Return carriage

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Retourkutsche (from French retour “return”, “return”) is a literal term for a reproach that is turned back on the person who made it or on the position he defended. The argumentation behavior referred to in this way, technically a retaliation or a tu-quoque argument, tends to be disparagingly rejected by the expression return coach as unimaginative and helpless, unsuitable for defense or counterattack ("return coach does not count", "does not apply", "does not drive").


The word is a borrowed from the French carrosse de retour , a term used in the postal and transport sector. This has been used in French since the 17th century to refer to a rental carriage, when the traveler had to undertake to return it to the place of rental, so that he had to return it empty at his own expense if he was not at the destination found another traveler who took them on for the return trip at a correspondingly low price.

German word history

Such empty carriage for the return trip cost was also called in English since the 18th century French style is a tit for tat , or even a return carriage .

In the parlance of Berliners , the word became a nickname for the Quadriga of the Brandenburg Gate , in memory of its triumphant return to Berlin, after it was abducted as booty to Paris in 1806 by Napoleon , therefore also popularly known as the "horse thief of Berlin". In 1814 it was rediscovered there after Blucher's invasion of Paris and was transported back to Berlin with patriotic celebrations.

In a figurative use, but in a different sense than what is usual today, the word was occasionally used as early as the 19th century to describe the irreversibility of historical progress (“In world history there are no return coaches”, Friedrich Christoph Förster ). When the now common use redensartliche way arose that makes a returned to the opponent argument from a cheap means of travel, and in French - where you just for this purpose by a return or retort speaks - has no correspondence is not specifically known. In a scientific context, it was encountered several times as colloquialism in quotation marks in Sigmund Freud's work at the beginning of the 20th century , specifically to characterize an infantile defensive behavior, a "mechanism of the infantile 'return coach'" (...) which unchanged a received accusation returns the sender ”.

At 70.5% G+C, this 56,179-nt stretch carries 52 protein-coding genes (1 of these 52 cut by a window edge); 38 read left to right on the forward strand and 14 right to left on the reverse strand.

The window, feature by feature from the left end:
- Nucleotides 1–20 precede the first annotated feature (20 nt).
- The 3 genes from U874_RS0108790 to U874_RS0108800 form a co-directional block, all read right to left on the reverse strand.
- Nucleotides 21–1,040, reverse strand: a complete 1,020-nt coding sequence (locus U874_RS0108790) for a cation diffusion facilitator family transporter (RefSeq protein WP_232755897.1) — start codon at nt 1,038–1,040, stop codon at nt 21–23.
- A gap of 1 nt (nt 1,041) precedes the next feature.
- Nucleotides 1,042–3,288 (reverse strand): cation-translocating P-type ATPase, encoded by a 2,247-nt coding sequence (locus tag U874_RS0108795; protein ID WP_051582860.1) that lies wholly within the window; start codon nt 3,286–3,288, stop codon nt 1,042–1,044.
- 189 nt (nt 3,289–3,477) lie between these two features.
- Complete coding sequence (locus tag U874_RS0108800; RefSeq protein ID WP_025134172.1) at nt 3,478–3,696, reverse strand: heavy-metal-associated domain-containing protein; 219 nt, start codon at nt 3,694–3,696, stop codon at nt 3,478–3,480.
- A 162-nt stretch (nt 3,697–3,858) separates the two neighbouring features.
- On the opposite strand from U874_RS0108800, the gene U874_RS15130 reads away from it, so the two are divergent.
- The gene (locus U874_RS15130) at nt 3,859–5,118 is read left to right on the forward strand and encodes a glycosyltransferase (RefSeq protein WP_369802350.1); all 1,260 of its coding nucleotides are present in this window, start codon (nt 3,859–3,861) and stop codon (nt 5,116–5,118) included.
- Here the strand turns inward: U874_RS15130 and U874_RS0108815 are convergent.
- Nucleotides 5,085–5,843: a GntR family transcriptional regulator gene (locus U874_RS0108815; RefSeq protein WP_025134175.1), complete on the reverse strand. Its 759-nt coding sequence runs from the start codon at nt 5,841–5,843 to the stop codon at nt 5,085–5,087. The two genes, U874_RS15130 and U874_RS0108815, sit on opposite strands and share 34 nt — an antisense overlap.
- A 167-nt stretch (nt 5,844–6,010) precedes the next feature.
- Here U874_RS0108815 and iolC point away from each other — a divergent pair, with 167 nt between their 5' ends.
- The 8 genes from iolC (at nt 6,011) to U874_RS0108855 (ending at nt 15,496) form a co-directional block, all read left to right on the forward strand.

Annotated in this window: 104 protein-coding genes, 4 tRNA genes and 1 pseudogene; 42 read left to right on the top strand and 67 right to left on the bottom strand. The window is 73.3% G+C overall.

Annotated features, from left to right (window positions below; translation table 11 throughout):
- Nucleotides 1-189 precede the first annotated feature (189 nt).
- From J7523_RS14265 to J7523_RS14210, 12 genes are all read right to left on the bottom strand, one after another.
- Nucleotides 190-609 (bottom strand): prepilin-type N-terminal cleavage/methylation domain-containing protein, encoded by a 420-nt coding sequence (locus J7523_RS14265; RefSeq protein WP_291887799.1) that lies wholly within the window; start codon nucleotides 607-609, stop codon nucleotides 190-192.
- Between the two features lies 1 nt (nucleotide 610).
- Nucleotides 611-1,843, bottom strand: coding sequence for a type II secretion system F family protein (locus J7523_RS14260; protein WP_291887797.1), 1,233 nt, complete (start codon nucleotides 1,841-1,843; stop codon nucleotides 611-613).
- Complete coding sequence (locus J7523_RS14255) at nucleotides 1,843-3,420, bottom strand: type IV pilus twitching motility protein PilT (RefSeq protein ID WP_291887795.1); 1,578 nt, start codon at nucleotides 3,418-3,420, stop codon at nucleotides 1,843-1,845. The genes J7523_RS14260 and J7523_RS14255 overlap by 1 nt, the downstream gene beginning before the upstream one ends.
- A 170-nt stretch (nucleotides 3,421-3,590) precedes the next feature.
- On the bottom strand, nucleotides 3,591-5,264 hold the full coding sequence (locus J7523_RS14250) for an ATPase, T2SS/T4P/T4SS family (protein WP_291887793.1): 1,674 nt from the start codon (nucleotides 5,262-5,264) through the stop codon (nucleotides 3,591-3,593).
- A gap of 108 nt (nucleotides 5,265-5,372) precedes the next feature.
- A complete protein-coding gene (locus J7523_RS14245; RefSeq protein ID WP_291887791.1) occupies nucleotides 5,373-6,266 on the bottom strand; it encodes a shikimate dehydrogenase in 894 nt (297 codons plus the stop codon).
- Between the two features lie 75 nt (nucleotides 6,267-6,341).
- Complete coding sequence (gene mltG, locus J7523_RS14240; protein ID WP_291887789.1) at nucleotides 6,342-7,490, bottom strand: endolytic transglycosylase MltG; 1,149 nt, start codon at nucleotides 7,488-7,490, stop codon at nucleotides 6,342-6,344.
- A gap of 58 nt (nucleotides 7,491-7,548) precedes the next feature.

Web links

Wiktionary: Retourkutsche  - explanations of meanings, word origins, synonyms, translations

Individual evidence

  1. Duden phrases. Dictionary of German Idioms , 3rd revised. and updated edition, Dudenverlag, Mannheim [u. a.] 2008 (= Duden, Volume 11), p. 624.
  2. Antoine Furetière , Dictionaire universel , Den Haag undated [1690], Volume III, Art. Retour : “On trouve sur cette route des chevaux & des carrosses de retour , qui s'en vont à vuide” (“One finds on this route horses and carriages that return empty ")
  3. ^ Paul Robert, Le Petit Robert , expanded, improved and updated edition by Alain Rey and Josette Rey-Debove, Paris: Dictionnaires Le Robert, 1990, p. 1699 Art. Retour , § I.2
  4. Francisco Cormon, Sobrino aumentdado; o nuevo Diccionario de las lenguas española, francesa y latina , Volume II, de Tournes, Antwerp 1776, p. 479 Art. retorno
  5. "On the 9th or 10th of this month a clean and commode return carriage for 4th people, looking for <er> Genff or Basel" ( Ordinary weekly Franckfurter Frag- und Anzeigungs-Nachrichten , No. 29, April 7th 1750, rubric "Looking for people all the time")
  6. Johann Jakob Schatz , The Unmasked Count, Or Extraordinary History of Miss Theodora von *** , Cölln [d. H. Berlin]: Peter Marteau, 1763, p. 18.
  7. ^ Ingeborg Weber-Kellermann, Der Berliner. An attempt at urban folklore and tribal characteristics , in: Hessische Blätter für Volkskunde 56 (1965), pp. 9–30, p. 21
  8. Contemporary caricature during the robbery of the Quadriga: The horse thief of Berlin ,
  9. ^ Frank Bauer, Napoleon in Berlin: Prussia's capital under French occupation 1806-1808 , Berlin Story Verlag, Berlin 2006, ISBN 3-929829-36-3 , p. 114 ff.
  10. ^ Friedrich Christoph Förster, Detailed Handbook of the History, Geography and Statistics of the Prussian Empire , Volume 3, Berlin: Ernst Heinrich Georg Christians, 1822, p. Vii
  11. Sigmund Freud, Psychoanalytic Comments on an autobiographically described case of paranoia (Dementia paranoides) , in: Yearbook for psychoanalytical and psychopathological research 3 (1912), pp. S9–68, p. 47; see. ders., Analysis of the phobia of a five-year-old boy , ibid. 1 (1909), pp. 1–109, p. 90: "The fantasy that the mother is doing the same thing, the usual 'return coach' of accused children"